Detailed description: Study participants with proteinuric, stage III CKD will be randomly assigned in a double-masked fashion to spironolactone 25mg daily or amiloride 5 mg daily for 6 weeks and then crossed over to the alternate study medication after a 1 month wash-out period. Vascular function will be assessed at baseline and the end of each 6 week treatment period by: 1) ultrasound guided flow-mediated dilation (FMD) of the brachial artery, 2) impedence cardiography, 3) pulse-wave velocity, 4) 24 hour ambulatory blood pressure monitoring, and 5) serum and urine biomarkers. Participants will undergo a total of 7 visits over 16-18 weeks; 3 of the 7 visits will involve vascular function testing. A study visit where vascular function testing is to be performed will begin at 0800 in the morning and start with a vital sign assessment including height, weight, body fat percent, and left arm automated BP measurement followed by confirmation of fasting status and a brief past medical history. Each participant will then lie supine for 10 minutes in preparation for vascular function testing. Following the pulse wave velocity, impedence cardiography, and FMD measurements, the participant will have his/her blood and urine collected for laboratory testing. Laboratory testing will include ~20 mL of blood for plasma and serum testing. Participants will return 24 hour urine samples and have a 24 hour ambulatory monitor placed. This entire visit is expected to take 2 hours. Study visits where vascular function testing will not be performed (e. g., screening visit, visit 2, visit 4, and visit 5; should last 30 minutes and involve a medication assessment, vital sign check, and blood collection for serum potassium (~4 mL of blood). All study medication will be prepared by the the University of Alabama (UAB) Research Pharmacy in matching capsules and placed in pill bottles labeled "A" and "B". The order of medication dispensing will follow simple randomization using an a priori randomization list prepared by the research pharmacy. All study personnel with participant interaction are masked to the order of study medication.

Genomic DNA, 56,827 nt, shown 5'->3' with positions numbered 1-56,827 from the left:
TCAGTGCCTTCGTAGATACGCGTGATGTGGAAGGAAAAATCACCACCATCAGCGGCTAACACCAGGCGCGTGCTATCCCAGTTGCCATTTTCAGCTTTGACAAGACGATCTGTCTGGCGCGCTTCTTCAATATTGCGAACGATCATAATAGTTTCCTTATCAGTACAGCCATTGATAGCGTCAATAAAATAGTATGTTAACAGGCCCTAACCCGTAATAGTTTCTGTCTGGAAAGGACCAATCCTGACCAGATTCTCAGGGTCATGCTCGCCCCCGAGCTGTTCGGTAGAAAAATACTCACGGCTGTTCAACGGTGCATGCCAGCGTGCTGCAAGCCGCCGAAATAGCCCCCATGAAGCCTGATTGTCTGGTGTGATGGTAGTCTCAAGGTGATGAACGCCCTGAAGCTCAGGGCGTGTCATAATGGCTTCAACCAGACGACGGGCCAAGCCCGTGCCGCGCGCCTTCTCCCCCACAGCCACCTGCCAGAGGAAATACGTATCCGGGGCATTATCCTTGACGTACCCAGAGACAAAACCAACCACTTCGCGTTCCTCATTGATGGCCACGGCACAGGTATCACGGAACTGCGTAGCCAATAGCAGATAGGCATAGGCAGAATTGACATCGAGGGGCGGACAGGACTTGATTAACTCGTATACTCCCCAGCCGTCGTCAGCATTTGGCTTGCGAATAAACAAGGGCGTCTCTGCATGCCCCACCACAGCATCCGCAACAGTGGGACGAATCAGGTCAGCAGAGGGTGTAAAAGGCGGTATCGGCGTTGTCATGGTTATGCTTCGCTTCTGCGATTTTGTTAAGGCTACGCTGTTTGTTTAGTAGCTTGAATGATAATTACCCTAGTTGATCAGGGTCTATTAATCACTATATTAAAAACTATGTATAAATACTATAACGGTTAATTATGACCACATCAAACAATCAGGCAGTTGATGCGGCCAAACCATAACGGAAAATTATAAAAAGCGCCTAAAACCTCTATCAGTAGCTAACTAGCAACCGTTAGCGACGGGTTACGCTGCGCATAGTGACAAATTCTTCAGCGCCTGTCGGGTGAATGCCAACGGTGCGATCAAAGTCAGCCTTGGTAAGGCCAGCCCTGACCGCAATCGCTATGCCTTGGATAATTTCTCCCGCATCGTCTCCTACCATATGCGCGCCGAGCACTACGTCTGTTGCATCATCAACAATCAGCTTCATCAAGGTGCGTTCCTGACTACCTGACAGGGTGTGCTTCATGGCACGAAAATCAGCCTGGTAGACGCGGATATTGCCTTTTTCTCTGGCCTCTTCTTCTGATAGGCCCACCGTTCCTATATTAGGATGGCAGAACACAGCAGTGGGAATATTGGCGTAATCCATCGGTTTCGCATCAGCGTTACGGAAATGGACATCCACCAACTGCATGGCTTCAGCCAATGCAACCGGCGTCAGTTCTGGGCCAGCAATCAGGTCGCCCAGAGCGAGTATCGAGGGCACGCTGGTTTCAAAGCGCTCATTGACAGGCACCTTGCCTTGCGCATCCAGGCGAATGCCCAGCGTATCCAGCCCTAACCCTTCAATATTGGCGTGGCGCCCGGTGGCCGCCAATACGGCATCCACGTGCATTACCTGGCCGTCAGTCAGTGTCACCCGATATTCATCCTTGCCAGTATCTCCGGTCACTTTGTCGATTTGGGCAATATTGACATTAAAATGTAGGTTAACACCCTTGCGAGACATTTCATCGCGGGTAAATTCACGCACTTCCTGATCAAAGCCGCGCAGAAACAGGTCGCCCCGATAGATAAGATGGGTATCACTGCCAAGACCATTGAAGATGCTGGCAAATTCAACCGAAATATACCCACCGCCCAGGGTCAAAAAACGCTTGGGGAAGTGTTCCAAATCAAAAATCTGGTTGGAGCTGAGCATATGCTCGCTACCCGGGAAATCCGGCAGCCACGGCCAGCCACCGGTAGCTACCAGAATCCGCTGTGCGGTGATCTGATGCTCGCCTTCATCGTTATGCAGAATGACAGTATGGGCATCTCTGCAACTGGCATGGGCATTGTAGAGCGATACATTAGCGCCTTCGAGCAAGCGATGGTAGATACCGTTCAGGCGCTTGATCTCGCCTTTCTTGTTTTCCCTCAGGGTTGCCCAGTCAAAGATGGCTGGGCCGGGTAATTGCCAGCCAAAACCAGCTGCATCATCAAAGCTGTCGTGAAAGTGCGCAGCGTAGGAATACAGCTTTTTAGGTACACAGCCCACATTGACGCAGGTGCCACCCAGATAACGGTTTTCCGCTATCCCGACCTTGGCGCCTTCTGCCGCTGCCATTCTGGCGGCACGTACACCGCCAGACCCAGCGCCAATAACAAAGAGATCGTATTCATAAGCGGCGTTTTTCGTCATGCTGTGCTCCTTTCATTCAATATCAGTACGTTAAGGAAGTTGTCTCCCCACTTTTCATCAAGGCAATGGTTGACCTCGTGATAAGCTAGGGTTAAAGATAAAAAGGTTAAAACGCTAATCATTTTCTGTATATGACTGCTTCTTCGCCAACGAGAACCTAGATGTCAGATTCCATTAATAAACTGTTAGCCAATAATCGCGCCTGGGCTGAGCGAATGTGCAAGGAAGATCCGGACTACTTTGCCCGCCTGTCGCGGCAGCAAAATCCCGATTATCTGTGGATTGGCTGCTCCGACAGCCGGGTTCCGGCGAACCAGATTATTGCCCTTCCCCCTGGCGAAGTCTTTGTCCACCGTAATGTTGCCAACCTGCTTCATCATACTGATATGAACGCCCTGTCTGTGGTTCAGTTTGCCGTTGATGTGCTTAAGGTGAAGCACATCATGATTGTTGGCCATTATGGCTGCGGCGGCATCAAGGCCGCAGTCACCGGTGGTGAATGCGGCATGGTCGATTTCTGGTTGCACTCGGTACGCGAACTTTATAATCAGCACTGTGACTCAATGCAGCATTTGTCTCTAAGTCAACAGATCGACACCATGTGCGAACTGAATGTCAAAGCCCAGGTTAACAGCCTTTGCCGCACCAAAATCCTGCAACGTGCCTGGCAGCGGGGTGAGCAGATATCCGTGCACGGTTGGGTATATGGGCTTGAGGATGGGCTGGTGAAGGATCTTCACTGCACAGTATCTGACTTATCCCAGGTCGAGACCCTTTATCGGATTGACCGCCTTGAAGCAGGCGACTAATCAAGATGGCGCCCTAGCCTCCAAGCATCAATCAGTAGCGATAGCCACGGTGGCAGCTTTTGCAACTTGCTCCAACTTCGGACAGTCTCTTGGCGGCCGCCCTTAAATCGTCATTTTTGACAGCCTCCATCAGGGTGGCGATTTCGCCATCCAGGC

Minimum age: 18 Years. Maximum age: 65 Years. Gender(s): Both.


Inclusion Criteria:

- Adults (18-65 years of age)

- CKD stage III (eGFR 30-60 mL/min/1. 73m2 by 4 variable MDRD formula)

- Urine albumin-to-creatinine ratio (ACR) ≥ 30 mg/g

Exclusion Criteria:

- Severe hypertension (HTN) (office BP ≥ 160/100 mm Hg)

- Hypotension (office BP < 110/70 mm Hg)

- Serum potassium > 5 milliequivalent/L

- History of arrhythmia, including atrial fibrillation

- Pregnant or breast feeding woman

- Diabetes mellitus (DM) type 1 and type 2 or glycosylated hemoglobin ≥ 6. 5%

- Dementia or cognitive impairment prohibiting consent

- History of ischemic stroke, unstable angina, or myocardial infarction within the past

6 months

- Allergy or intolerance to spironolactone or amiloride

- Use of an MR antagonist or an epithelial sodium channel blocking medication within

the last month

- Known primary aldosteronism or renal artery stenosis

Locations and Contacts

Eric Judd, MD, Phone: 205 996-2186, Email: ejudd@uab.edu

Hypertension Research Clinic at UAB, Birmingham, Alabama 35294, United States; Recruiting
Felice Cook, Phone: 205-934-9281, Email: fycook@uab.edu
Nikki Ware, Phone: 205 934-9281, Email: mware@uab.edu
Eric Judd, MD, Principal Investigator
Additional Information

Starting date: March 2015
Last updated: July 9, 2015

Page last updated: August 23, 2015

-- advertisement -- The American Red Cross
Home | About Us | Contact Us | Site usage policy | Privacy policy

All Rights reserved - Copyright DrugLib.com, 2006-2017